United Nations rights chief calls out uncooperative council members

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Ignoring abuses perpetrated by both its allies, Saudi Arabia and Israel, ambassador Nikki Haley says the US may exit the U.N. Human Rights Council.

Nikki Haley warned that if the council doesn't address its shortcomings, the USA might pull out, The Washington Post reports.

When an audience member at the Graduate Institute asked Haley to clearly pronounce herself, she said: "We're not gonna commit today whether we're gonna stay in or out of the Human Rights Council".

"We're happy to host in our country a true friend of Israel", said Israeli UN ambassador, Danny Danon, who will accompany Haley through most of her visit.

The mission said Haley's visit to Israel on June 7-9 will also include visits to United Nations operations in the region.

Haley recently penned an antagonistic op-ed for the Washington Post, in which she questioned whether the Council "actually supports human rights or is merely a showcase for dictatorships that use their membership to whitewash brutality".

The council's members have taken a strong position against Israel's continued occupation of territory seized in the 1967 Six-Day War, its treatment of Palestinians, and its building of Jewish settlements.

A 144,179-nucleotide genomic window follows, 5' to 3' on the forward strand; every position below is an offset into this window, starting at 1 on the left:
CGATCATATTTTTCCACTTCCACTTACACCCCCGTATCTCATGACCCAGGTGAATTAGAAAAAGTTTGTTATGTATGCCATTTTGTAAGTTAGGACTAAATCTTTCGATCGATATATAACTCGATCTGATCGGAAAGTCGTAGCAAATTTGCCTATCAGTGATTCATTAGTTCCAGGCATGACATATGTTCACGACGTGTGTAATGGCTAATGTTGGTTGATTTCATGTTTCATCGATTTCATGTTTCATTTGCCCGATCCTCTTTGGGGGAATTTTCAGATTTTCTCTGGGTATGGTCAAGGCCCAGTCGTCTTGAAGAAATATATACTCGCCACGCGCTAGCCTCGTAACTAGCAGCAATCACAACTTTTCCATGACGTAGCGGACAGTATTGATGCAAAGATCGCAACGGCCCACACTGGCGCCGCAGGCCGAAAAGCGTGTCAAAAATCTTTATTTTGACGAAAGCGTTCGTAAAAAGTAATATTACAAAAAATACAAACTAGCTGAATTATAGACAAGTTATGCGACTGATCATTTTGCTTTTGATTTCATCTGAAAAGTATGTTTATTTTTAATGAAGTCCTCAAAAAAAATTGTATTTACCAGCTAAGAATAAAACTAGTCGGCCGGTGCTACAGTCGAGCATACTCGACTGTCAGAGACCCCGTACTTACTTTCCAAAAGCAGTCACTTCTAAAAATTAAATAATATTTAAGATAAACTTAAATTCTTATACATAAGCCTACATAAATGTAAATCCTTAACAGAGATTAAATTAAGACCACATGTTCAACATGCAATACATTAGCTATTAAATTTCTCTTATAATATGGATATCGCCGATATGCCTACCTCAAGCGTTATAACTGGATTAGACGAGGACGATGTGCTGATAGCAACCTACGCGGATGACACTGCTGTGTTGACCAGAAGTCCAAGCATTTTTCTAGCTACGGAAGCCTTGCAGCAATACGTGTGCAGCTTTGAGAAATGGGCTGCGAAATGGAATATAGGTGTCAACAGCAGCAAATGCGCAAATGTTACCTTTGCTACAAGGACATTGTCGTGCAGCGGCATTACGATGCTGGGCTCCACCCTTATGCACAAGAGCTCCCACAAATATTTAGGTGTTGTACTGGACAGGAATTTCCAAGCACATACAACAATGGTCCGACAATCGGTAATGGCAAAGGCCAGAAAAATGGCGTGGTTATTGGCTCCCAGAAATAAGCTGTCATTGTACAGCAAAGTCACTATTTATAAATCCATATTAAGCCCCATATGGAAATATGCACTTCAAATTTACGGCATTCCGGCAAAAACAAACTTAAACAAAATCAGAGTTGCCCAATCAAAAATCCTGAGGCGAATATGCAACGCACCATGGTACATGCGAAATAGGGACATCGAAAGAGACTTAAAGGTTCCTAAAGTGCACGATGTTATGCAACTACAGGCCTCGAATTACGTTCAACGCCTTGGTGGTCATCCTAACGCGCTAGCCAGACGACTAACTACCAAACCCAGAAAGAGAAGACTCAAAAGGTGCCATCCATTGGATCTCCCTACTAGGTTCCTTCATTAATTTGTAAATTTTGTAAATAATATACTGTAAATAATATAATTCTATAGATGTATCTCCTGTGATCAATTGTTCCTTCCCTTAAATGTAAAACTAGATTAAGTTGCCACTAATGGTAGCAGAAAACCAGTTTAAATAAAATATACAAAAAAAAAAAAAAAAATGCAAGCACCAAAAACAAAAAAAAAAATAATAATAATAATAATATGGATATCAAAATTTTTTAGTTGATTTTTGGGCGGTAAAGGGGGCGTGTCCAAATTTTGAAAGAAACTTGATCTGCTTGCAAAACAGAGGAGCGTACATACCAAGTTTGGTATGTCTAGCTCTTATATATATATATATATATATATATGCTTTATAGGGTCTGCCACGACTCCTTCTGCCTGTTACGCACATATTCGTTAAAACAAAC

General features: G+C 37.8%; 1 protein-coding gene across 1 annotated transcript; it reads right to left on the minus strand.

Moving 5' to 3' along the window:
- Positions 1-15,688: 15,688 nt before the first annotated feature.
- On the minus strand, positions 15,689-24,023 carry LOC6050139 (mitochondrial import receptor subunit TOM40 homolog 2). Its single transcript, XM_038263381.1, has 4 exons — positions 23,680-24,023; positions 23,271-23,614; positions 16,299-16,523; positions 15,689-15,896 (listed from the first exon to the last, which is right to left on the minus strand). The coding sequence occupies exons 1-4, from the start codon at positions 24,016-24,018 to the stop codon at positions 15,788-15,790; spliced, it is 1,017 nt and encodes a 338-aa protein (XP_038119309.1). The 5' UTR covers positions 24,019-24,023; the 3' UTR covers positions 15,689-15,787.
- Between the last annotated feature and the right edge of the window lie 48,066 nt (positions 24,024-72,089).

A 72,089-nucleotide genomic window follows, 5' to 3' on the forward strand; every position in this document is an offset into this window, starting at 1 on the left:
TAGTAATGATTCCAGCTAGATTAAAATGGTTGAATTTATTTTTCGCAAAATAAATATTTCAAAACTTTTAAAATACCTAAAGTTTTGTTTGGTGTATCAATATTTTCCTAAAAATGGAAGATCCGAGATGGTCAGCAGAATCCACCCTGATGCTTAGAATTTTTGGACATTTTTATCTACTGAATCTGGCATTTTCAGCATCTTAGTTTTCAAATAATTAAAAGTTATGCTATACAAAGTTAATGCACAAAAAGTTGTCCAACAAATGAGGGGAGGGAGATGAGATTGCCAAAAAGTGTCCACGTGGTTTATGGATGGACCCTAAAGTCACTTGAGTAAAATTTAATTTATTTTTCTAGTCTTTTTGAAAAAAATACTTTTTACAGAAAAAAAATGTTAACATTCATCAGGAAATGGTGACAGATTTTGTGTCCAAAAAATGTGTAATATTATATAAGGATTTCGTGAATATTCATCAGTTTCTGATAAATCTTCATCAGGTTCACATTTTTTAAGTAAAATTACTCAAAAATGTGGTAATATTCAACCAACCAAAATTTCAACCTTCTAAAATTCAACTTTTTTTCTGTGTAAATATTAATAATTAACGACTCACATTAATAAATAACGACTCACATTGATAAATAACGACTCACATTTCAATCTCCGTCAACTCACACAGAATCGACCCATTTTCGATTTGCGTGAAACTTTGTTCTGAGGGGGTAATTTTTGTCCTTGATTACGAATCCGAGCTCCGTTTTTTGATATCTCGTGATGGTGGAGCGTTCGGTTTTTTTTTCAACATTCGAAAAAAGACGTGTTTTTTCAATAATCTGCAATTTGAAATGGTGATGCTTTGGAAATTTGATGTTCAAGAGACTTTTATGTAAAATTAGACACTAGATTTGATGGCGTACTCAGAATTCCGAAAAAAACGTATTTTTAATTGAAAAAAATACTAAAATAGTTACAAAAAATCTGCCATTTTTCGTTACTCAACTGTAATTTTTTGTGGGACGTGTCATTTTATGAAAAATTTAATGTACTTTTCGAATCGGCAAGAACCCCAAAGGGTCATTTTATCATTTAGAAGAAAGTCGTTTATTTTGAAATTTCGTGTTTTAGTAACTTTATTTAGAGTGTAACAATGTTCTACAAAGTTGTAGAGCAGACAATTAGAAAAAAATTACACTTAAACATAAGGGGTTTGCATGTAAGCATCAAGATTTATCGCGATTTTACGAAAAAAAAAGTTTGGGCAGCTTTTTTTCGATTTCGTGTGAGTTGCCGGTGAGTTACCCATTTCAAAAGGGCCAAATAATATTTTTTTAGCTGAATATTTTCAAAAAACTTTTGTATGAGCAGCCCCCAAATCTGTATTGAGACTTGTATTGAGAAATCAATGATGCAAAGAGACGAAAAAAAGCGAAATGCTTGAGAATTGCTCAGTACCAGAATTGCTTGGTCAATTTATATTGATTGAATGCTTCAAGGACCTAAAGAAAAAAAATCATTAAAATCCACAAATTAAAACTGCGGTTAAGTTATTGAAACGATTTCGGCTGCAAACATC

"I don't know what the policy of the administration is, but I believe the Western Wall is part of Israel and I think that that is how we've always seen it and that's how we should pursue it", she said in a May 17 interview.

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"Everyone wants to try and create a divide because I'm speaking out on human rights and humanitarian issues, and the President may not mention it", Haley acknowledged in an interview with CBS over the weekend.

"This is not the time - and the Human Rights Council is not the place - for the United States to embolden rights-abusing governments by withdrawing from, or otherwise undermining, the council".

Haley suggested that no decision has yet been reached, saying "America does not seek to leave the Human Rights Council".

Earlier this year Ms Haley accused the UN Security Council of neglecting to discuss the threat posed by Islamic State of Iraq and the Levant (Isil) in favour of criticising Israel. "If it fails to change, then we must pursue the advancement of human rights outside the Council".

She named Venezuela, Cuba, China, Burundi, and Saudi Arabia as not upholding the highest standards despite their membership and said that the forum was becoming "discredited" like its predecessor body, the Human Rights Commission.

Jamil Dakwar, director of the ACLU's human rights program, criticized Haley's stance in a statement to Reuters.

In Geneva, Haley said UNHRC must "address its chronic anti-Israel bias if it is to have any credibility".

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